The specialist schools giving talented pupils a chance to shine

The Telegraph,  04.04.16, looks at some of the top-performing specialist independents in the UK today, and find out what makes them special. Featuring four HMC leading independent schools; Chetham's School of Music, Guildford High School, Wells Cathedral School and Whitgift School.

"I can’t see any disadvantage to balancing a strong academic education with specialist training – if it’s delivered in the right way," says Elizabeth Cairncross, head of Wells Cathedral School, which has made a name for itself as a place that fosters musical talent.

It’s a belief shared by staff at other specialist schools, who are proud to offer academic rigour alongside dedicated teaching and tailored facilities.

Passion, of course, is crucial for success. Specialist schools tend to run a long, varied and busy day.

“Children learn to manage their time quickly, juggling a changing timetable and handling performing to the public – and to their peers,” says Bryony Bell, marketing manager at Chetham’s School of Music.

“That helps build confidence and gives them a range of skills to take forward, wherever life takes them after they leave school."

Opportunities are there for any child with talent regardless of their parents’ circumstances, thanks to often generous funding, says Sarah Evans, acting principal at Elmhurst School for Dance.

“There are a lot of families here who would never have considered an independent boarding school were it not for their child being gifted”.

Here, we take a look at some of the top-performing specialist independents in the UK today, and find out what makes them special.

Chetham's School of Music

Founded in 1653, Chetham’s in Manchester is set to open an impressive new 500-seat concert hall in 2017. Its 300 8- to 18-year-old girls and boys learn from highprofile musicians and play regularly with local orchestras.

Selected on musical aptitude, more than two thirds board.

Music practise and lessons run alongside a traditional academic timetable.

“Each half term, we run a music course which allows students to go off timetable for a week,” says Ms Bell. “That’s when our key performances take place.”

Chetham’s has produced the two youngest winners of the BBC’s Young Musician of the Year competition. Both were just 12 years old when they picked up the title.

Guildford High School

Named top girls’ school in the country for sporting achievement, Guildford High’s medal-winning performances are too many to list – and the school feels this excellence supports academic success.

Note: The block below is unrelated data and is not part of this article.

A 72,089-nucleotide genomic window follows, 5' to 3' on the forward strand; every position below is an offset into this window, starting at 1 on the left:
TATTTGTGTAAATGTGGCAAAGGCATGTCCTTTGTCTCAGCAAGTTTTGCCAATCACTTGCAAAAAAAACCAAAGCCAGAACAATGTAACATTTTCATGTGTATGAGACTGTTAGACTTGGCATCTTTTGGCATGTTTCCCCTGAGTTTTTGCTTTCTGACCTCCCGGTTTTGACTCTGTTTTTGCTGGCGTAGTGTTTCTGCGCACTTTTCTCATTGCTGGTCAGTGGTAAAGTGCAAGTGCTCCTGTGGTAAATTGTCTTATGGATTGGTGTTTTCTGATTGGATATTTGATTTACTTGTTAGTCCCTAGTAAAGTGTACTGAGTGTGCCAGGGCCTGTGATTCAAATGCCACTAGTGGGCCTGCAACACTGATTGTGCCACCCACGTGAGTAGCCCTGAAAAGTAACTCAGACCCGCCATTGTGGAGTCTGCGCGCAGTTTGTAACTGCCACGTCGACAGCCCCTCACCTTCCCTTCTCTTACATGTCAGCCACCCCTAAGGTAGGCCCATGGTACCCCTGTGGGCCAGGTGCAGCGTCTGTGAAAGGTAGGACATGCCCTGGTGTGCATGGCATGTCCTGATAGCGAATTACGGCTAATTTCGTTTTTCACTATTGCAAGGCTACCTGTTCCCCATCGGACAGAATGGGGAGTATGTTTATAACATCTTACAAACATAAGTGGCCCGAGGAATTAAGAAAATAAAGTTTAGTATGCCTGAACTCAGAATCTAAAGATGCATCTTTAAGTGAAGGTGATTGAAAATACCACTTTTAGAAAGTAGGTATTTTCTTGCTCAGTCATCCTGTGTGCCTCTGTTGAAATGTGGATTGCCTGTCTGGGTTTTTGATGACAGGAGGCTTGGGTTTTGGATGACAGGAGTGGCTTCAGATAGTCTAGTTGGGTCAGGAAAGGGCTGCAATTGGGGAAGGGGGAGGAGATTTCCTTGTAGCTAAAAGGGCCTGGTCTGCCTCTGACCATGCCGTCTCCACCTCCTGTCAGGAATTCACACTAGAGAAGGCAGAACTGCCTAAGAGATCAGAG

“Students learn leadership, teamwork and the importance of hard work and commitment. These strengths underpin everything else,” believes director of sport Louise Stone.

Admitted on academic ability, Guildford High’s four- to 18-year-olds take PE as part of the curriculum alongside extra-curricular sports.

The school runs “an exceptionally busy and competitive fixture list” and boasts a six-lane, 25-metre pool, sports hall, five netball courts, six tennis courts, and a lacrosse pitch.

Wells Cathedral School

Founded around 909 to educate the choristers of Wells Catherdral in Somerset, this co-ed school for three to 18-year-olds has a history of musical excellence.

“We do not offer music just as an additional opportunity,” stresses Mrs Cairncross. “Having it at the heart of a rounded education fires a passion for learning.”

Wells’ students are chosen on academic ability, with special arrangements for those with musical talent. ‘Specialists’ can spend up to seven hours a day on music while pursuing a fast-tracked academic programme.

Those on the ‘music provision’ stream, says Mrs Cairncross, are “very talented people who aren’t necessarily sure how far they want to take it”. A brand new music complex will open this summer.


“Over the last decade we’ve earned a name as a leading sports school”, says Alistair Osborne, director of sport at Whitgift in Croydon.

Former student Lawrence Okoye proves his point. Joining the all-boys secondary on a bursary, he reached the discus final at London 2012 and now plays in the NFL. He also secured a place at Oxford to study law.

Today, Whitgift’s 227 teams play around 2,000 fixtures a year. In 2005, the school built a £9million sports centre with an eight-lane pool, four squash courts and fitness suite.

There’s a sports scholarship programme, mentoring and timetables that enable talented boys to train at Chelsea Football Academy, for example.

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